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39. Aims

When a man does not know what harbour he is making for, no wind is the right wind.
Seneca (Roman Stoic philosopher and statesman)

Setting aims (or goals) refers to the ability to conceptualise in specific terms not only what you want, but also how to get there. Being able to translate desires into aims is the way of fulfilling them. We will consider here the purpose of aims, how to formulate them, and some other related issues, including flexibility.

The purpose of aims

The main purpose of aims is to give us a sense of direction. Without them it is easy to become indifferent and let events dictate our course. Setting your goal is also the first step towards realisation. A goal creates an inner tension as there is a difference between where you are and where you want to be. A tendency to resolve that tension enables the goal to become a driving force, to pull you in a particular direction.

Not only do aims increase motivation and persistence, but they also have a positive effect on attention, information processing, remembering, and performance. This is because a clear aim enables you to be selective and focus your energy. Furthermore, research indicates that ‘having valued goals and experiencing progress in goal pursuit are vital to our subjective well-being’.(1) The aim, though, is different from the reward. Reaching an aim provides satisfaction because the action has been accomplished, which may, but does not need to, bring an advantage or reward. In other words, crossing a finishing line is one thing; getting a medal for doing so is another.

Staying on track: when you feel that you are losing your sense of direction, self-guided imagination can help to focus your mind on your aim again: for example, you can imagine that you are heading in a boat towards the light-house, or aiming and shooting at a target. This does not need to take long, just a few moments can be enough.

Formulating your aims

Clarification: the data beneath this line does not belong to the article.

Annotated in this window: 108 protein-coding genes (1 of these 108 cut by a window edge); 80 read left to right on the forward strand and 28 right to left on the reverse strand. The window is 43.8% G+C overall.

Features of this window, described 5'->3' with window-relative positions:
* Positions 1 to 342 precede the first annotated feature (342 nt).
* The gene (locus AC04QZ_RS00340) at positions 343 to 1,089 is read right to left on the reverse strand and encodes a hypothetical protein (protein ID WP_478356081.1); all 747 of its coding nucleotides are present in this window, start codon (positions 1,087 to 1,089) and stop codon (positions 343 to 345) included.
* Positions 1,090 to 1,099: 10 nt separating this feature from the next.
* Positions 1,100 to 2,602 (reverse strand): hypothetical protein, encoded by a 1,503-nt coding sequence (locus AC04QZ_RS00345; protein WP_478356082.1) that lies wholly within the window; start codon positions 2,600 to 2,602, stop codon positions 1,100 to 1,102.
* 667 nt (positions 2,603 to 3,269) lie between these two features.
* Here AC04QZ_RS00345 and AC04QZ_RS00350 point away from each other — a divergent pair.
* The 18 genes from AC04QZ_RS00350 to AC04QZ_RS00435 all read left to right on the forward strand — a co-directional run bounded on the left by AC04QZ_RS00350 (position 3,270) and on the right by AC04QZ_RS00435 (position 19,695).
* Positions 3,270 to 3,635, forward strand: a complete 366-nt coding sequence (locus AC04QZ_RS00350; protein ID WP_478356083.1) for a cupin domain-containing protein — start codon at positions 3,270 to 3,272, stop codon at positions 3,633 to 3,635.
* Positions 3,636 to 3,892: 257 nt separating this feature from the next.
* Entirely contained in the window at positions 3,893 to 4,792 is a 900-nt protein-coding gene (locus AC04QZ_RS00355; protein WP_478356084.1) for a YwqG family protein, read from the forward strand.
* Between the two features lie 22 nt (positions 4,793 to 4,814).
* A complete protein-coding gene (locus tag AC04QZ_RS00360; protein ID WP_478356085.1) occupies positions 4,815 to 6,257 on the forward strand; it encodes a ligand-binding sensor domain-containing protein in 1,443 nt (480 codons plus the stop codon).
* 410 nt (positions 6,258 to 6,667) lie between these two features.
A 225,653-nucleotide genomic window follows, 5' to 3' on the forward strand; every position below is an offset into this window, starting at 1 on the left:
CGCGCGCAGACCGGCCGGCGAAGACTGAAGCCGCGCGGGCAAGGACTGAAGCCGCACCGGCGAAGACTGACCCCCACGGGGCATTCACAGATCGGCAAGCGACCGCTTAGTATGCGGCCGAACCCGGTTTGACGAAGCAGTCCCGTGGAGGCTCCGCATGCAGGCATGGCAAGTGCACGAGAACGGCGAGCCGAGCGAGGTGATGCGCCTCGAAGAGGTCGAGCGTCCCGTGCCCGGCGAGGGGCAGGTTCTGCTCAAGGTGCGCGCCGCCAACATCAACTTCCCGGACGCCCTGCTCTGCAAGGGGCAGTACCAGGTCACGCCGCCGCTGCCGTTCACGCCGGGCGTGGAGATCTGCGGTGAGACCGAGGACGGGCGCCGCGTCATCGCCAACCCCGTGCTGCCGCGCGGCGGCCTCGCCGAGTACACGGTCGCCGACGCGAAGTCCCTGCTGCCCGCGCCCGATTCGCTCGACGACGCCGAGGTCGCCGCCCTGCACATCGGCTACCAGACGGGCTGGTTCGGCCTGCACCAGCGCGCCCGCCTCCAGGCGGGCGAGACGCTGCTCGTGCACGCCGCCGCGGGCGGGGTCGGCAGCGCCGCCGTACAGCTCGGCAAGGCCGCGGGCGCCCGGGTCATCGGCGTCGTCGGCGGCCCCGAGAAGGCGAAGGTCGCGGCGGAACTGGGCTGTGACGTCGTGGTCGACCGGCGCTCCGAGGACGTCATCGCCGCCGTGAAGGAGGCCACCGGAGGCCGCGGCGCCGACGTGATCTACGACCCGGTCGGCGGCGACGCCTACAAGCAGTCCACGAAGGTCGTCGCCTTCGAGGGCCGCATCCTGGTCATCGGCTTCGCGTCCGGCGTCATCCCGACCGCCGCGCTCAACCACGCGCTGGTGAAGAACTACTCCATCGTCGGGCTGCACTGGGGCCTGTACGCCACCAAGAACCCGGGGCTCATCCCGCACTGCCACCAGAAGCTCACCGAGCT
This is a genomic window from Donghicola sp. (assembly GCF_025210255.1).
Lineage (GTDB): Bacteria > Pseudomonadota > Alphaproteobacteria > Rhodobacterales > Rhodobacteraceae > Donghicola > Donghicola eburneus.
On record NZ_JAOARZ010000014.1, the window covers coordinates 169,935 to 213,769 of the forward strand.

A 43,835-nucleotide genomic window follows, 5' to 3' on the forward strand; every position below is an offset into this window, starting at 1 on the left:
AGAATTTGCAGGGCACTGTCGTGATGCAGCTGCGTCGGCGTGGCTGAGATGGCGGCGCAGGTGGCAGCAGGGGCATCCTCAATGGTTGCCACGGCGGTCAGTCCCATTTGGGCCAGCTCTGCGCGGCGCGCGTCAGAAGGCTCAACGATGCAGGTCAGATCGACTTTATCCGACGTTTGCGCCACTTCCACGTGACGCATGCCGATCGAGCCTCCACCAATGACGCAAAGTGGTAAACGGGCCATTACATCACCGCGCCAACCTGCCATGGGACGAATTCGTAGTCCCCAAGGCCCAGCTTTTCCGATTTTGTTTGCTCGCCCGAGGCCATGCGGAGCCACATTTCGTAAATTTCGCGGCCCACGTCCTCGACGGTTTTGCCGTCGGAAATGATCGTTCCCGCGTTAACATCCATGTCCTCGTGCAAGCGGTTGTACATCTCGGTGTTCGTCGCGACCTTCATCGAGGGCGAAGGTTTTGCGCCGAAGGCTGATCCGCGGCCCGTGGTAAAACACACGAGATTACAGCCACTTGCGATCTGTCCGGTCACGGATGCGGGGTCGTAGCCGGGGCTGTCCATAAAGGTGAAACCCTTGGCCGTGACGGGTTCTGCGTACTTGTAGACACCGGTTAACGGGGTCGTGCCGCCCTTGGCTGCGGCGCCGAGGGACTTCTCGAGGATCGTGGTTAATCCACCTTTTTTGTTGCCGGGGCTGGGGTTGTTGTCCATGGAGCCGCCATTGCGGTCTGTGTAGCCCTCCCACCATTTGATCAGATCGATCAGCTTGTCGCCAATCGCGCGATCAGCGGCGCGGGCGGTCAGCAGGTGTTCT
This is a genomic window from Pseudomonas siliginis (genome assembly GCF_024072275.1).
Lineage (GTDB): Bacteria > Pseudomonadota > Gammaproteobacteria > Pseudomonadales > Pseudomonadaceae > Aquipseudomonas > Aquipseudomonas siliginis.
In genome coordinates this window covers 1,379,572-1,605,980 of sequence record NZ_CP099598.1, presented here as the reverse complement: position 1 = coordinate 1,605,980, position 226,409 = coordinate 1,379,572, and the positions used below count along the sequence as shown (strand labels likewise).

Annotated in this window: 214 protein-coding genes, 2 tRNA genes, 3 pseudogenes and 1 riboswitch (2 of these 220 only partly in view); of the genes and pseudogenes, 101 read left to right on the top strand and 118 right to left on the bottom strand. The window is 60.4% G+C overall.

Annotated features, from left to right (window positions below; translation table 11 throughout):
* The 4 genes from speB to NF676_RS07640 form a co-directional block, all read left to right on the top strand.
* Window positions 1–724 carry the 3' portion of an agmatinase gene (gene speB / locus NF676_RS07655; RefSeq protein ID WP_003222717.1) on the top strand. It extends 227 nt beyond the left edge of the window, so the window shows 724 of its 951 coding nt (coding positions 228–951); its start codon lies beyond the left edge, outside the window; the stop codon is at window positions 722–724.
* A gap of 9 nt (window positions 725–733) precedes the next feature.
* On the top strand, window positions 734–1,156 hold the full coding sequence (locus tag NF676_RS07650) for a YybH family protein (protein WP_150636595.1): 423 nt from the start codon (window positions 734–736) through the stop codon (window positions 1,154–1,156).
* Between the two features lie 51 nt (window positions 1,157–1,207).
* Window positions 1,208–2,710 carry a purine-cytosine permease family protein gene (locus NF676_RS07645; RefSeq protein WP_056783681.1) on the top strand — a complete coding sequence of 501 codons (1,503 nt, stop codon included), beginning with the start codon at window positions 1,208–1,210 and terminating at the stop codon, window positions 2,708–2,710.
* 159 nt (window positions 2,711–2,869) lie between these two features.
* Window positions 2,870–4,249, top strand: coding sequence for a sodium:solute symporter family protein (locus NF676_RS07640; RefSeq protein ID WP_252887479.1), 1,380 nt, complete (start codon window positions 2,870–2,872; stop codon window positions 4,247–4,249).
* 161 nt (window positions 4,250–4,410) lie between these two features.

When formulating aims, it is good to bear in mind these points:

  • A positively formulated aim (what you want) creates a higher motivation than a negatively formulated aim (what you don’t want). So change the latter into the former. For example, the aim to stop smoking can be reformulated as the aim to be healthier, physically fit, free from the habit, or relying on yourself rather than cigarettes to feel confident.
  • The simpler the aim is, the better (if possible, avoid ifs, buts and other caveats).
  • Try to be as clear and precise as you can (vague aims are still better than no aims, but are less helpful). For instance, you may want to include a time-scale (this week, next ten years etc.)

Think about some of your small, short-term and big, long-term aims and consider if they are formulated in positive, simple, and precise terms. If some of them are not, try to reformulate them.

Are my aims worth pursuing?

Now, when your aims are clearly formulated, you may want to check if they are really worth pursuing. You can use the following criteria with each of them for that purpose:

  • Congruence: is your aim congruent with your personality and values? Can you pursue it and still be you? It is not a good idea to sacrifice your values for your goals. Even if you believe that this may increase your chances of success, it cannot guarantee it. And if you don’t, you will have nothing to fall back on.
  • Probability: is your aim realistic? Unrealistic aims can cause disappointment and the loss of motivation and confidence.
  • Investment: what do you need to invest and how much (e.g. money, effort, time)? Is it worthwhile?
  • Consequences: what are the consequences of pursuing this aim? (e.g. what do you need to give up?)
  • Timing: is this the right moment to pursue this aim?

If some of your aims do not meet these criteria you may consider modifying or even abandoning them (see Flexibility below).

Bringing the aims together